Using the app store also has ramifications on the delivery model of software. Dealing with documentation is a much easier affair, and deploying systems to a wide audience without the need to master a series of disks or other physical media saves both time and money for developers. These gains are especially important for developers looking to scale: logistical issues with packaging and shipping often stymie lean, high growth companies like tech startups.

Complementary Demand to Keep Macs Relevant

Apple’s attempt to appeal to consumers with an “easy to search and install” repository of programs is clearly built around the idea of complementary demand – the economic principle of two products having a symbiotic relationship. Much like how the demand for ketchup is affected by the demand for french fries (if more people want fries they will probably want more ketchup to go with it), the demand for a particular type of personal computer is affected by the demand for the applications on it. If Apple can make it easier for people to install programs, this will increase the demand for said programs because the time opportunity cost (e.g.: how much I “pay” in time spent doing something) of installing it will decrease. This increase in demand for OSX-specific programs will increase demand for Apple PCs like the Macbook Pro and the iMac, increasing revenue for Apple accordingly.

If the Mac store catches on, it’s likely Apple would levy some sort of fee on developers deploying applications on it and derive some measure of revenue from there too. Traditionally this isn’t a huge source of revenue for Cupertino. However, that may change.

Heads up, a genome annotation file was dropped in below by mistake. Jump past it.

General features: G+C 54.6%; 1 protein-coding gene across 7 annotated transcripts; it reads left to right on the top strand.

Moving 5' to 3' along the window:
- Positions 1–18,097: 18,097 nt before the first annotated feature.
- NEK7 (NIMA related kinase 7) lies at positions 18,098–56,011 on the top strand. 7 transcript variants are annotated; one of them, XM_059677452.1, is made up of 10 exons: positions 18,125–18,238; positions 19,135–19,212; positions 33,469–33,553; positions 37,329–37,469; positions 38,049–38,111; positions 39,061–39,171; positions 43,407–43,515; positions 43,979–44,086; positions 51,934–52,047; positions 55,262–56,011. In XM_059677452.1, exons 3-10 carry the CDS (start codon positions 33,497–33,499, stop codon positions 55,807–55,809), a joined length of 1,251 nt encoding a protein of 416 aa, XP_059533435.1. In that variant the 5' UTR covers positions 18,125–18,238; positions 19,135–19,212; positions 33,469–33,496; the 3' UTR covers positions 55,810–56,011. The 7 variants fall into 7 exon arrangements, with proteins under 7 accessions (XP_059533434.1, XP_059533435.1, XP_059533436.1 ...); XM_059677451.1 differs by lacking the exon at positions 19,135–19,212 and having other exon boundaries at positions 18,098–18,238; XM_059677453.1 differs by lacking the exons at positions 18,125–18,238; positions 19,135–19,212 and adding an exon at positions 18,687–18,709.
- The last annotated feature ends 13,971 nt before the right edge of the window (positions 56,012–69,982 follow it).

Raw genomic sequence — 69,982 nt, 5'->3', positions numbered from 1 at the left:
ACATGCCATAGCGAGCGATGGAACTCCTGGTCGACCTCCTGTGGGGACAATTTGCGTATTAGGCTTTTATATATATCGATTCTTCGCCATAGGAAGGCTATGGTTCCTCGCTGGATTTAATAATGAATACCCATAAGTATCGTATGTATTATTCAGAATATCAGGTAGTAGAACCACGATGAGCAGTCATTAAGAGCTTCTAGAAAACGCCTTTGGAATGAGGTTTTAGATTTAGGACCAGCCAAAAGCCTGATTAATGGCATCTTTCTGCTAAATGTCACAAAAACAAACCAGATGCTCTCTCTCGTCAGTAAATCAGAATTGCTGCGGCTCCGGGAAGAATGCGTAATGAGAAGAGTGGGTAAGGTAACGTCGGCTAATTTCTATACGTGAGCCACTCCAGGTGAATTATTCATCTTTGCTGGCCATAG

Apple currently takes a 30% cut from developers in the revenue of each unit sold and charges $99 annually to submit apps to the app store. This might change with the new app store. With the higher per-unit cost of software – Photoshop tends to be more expensive than your average Mafia Wars clone – a 30% per unit cut could noticeably impact Apple’s profits. Apple has to be very careful in how they factor for this new market though, as the marginal costs of producing complex software suites like Adobe CS5 are much higher than most mobile apps. With a higher marginal cost, the profit margins per unit tend to be lower. Apple risks driving large vendors away if they accidentally cut too deep into their software’s revenue.

Apple’s strategy for making it more attractive to build programs for desktop application developers may serve another – arguably more devious – purpose than simply improving the value of Macs to users. It may be an offensive maneuver designed to deprive these rival platforms of developers. Because many of the popular languages, libraries, and frameworks used in developing applications for OSX aren’t available for Windows and Linux (or are otherwise implemented or used in dramatically different ways), the work a developer does for OSX won’t necessarily carry over. Porting the application to either of these competing platforms could require a significant amount of extra work without the commensurate revenue.

Short term, this ensures Apple has de facto exclusivity over any of the apps these developers creates. But in the long run, Apple could keep said developers “locked” into developing for OSX because the switching cost to go back to Windows or Linux will be too high in comparison.

They might have to familiarize themselves with platform specific libraries, learn new technologies and tools that may have been created and become popular in their absence, or even learn another programming language. We see this with very platform-specific languages like Objective-C: a popular language for OSX libraries like Cocoa, but relatively unsupported in the Windows and Linux world. It becomes a logistics and maintenance nightmare developers can’t afford, especially after leaping through the hurdles needed to complete to just sell something in the app store.

The Mac app store is more than simply a great tool to increase the utility and satisfaction of Mac users. It is a strategic maneuver for Apple, designed to shift the balance of personal computing power from Redmond to Cupertino!